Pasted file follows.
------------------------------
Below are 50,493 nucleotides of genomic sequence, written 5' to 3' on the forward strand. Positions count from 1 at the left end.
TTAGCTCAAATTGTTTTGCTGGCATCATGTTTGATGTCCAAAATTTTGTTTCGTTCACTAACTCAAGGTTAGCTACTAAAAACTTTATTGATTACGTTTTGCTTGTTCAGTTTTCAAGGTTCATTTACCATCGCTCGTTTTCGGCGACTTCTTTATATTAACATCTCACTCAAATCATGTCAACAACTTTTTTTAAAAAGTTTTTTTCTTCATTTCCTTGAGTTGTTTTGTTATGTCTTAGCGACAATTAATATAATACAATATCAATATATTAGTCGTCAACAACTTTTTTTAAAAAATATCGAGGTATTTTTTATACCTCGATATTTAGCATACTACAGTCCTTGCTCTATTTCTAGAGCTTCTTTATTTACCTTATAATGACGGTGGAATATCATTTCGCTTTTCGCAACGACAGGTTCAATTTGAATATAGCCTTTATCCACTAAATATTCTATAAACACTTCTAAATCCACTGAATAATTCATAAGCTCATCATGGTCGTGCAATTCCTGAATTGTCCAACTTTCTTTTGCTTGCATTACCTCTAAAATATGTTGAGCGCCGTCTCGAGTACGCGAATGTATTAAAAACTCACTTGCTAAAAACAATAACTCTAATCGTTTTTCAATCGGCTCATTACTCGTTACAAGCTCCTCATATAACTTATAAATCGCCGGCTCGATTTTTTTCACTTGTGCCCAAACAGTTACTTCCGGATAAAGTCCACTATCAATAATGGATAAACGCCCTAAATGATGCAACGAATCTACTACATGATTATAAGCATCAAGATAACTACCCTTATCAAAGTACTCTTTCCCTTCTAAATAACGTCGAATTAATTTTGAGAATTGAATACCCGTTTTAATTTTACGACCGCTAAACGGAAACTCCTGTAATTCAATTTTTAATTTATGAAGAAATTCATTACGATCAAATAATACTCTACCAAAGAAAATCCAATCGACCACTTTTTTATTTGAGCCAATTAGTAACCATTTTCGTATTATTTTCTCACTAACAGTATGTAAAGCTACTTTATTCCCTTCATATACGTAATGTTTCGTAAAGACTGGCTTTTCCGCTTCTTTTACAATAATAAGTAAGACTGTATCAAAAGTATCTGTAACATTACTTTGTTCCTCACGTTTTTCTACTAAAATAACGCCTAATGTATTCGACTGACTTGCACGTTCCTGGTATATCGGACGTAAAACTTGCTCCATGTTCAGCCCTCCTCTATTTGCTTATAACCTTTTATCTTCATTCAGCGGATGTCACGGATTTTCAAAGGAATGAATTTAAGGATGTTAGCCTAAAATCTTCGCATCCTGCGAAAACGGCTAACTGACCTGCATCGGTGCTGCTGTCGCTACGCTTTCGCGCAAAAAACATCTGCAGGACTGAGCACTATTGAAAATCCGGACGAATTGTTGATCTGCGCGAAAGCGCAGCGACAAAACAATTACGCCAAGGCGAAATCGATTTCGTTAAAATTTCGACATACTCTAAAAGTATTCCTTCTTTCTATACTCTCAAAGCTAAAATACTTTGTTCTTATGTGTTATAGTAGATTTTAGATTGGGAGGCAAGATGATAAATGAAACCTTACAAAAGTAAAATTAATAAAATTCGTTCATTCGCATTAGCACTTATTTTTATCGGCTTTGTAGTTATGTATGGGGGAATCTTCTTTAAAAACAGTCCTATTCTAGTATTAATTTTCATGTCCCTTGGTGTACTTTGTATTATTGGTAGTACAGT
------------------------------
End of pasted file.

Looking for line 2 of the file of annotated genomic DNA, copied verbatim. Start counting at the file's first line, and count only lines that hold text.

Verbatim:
TTAGCTCAAATTGTTTTGCTGGCATCATGTTTGATGTCCAAAATTTTGTTTCGTTCACTAACTCAAGGTTAGCTACTAAAAACTTTATTGATTACGTTTTGCTTGTTCAGTTTTCAAGGTTCATTTACCATCGCTCGTTTTCGGCGACTTCTTTATATTAACATCTCACTCAAATCATGTCAACAACTTTTTTTAAAAAGTTTTTTTCTTCATTTCCTTGAGTTGTTTTGTTATGTCTTAGCGACAATTAATATAATACAATATCAATATATTAGTCGTCAACAACTTTTTTTAAAAAATATCGAGGTATTTTTTATACCTCGATATTTAGCATACTACAGTCCTTGCTCTATTTCTAGAGCTTCTTTATTTACCTTATAATGACGGTGGAATATCATTTCGCTTTTCGCAACGACAGGTTCAATTTGAATATAGCCTTTATCCACTAAATATTCTATAAACACTTCTAAATCCACTGAATAATTCATAAGCTCATCATGGTCGTGCAATTCCTGAATTGTCCAACTTTCTTTTGCTTGCATTACCTCTAAAATATGTTGAGCGCCGTCTCGAGTACGCGAATGTATTAAAAACTCACTTGCTAAAAACAATAACTCTAATCGTTTTTCAATCGGCTCATTACTCGTTACAAGCTCCTCATATAACTTATAAATCGCCGGCTCGATTTTTTTCACTTGTGCCCAAACAGTTACTTCCGGATAAAGTCCACTATCAATAATGGATAAACGCCCTAAATGATGCAACGAATCTACTACATGATTATAAGCATCAAGATAACTACCCTTATCAAAGTACTCTTTCCCTTCTAAATAACGTCGAATTAATTTTGAGAATTGAATACCCGTTTTAATTTTACGACCGCTAAACGGAAACTCCTGTAATTCAATTTTTAATTTATGAAGAAATTCATTACGATCAAATAATACTCTACCAAAGAAAATCCAATCGACCACTTTTTTATTTGAGCCAATTAGTAACCATTTTCGTATTATTTTCTCACTAACAGTATGTAAAGCTACTTTATTCCCTTCATATACGTAATGTTTCGTAAAGACTGGCTTTTCCGCTTCTTTTACAATAATAAGTAAGACTGTATCAAAAGTATCTGTAACATTACTTTGTTCCTCACGTTTTTCTACTAAAATAACGCCTAATGTATTCGACTGACTTGCACGTTCCTGGTATATCGGACGTAAAACTTGCTCCATGTTCAGCCCTCCTCTATTTGCTTATAACCTTTTATCTTCATTCAGCGGATGTCACGGATTTTCAAAGGAATGAATTTAAGGATGTTAGCCTAAAATCTTCGCATCCTGCGAAAACGGCTAACTGACCTGCATCGGTGCTGCTGTCGCTACGCTTTCGCGCAAAAAACATCTGCAGGACTGAGCACTATTGAAAATCCGGACGAATTGTTGATCTGCGCGAAAGCGCAGCGACAAAACAATTACGCCAAGGCGAAATCGATTTCGTTAAAATTTCGACATACTCTAAAAGTATTCCTTCTTTCTATACTCTCAAAGCTAAAATACTTTGTTCTTATGTGTTATAGTAGATTTTAGATTGGGAGGCAAGATGATAAATGAAACCTTACAAAAGTAAAATTAATAAAATTCGTTCATTCGCATTAGCACTTATTTTTATCGGCTTTGTAGTTATGTATGGGGGAATCTTCTTTAAAAACAGTCCTATTCTAGTATTAATTTTCATGTCCCTTGGTGTACTTTGTATTATTGGTAGTACAGT